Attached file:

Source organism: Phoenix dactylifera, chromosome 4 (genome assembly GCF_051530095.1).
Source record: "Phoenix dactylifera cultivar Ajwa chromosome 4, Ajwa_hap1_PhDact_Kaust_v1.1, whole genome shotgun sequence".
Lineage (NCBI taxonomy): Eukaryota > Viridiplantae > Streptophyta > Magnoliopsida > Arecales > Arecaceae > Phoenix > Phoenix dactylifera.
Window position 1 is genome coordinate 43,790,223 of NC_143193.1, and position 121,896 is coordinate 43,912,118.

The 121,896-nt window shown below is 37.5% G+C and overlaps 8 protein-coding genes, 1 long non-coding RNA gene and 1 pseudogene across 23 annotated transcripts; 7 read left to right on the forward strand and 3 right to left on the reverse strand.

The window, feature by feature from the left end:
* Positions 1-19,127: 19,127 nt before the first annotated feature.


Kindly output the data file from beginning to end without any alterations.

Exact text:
Source organism: Phoenix dactylifera, chromosome 4 (genome assembly GCF_051530095.1).
Source record: "Phoenix dactylifera cultivar Ajwa chromosome 4, Ajwa_hap1_PhDact_Kaust_v1.1, whole genome shotgun sequence".
Lineage (NCBI taxonomy): Eukaryota > Viridiplantae > Streptophyta > Magnoliopsida > Arecales > Arecaceae > Phoenix > Phoenix dactylifera.
Window position 1 is genome coordinate 43,790,223 of NC_143193.1, and position 121,896 is coordinate 43,912,118.

The 121,896-nt window shown below is 37.5% G+C and overlaps 8 protein-coding genes, 1 long non-coding RNA gene and 1 pseudogene across 23 annotated transcripts; 7 read left to right on the forward strand and 3 right to left on the reverse strand.

The window, feature by feature from the left end:
* Positions 1-19,127: 19,127 nt before the first annotated feature.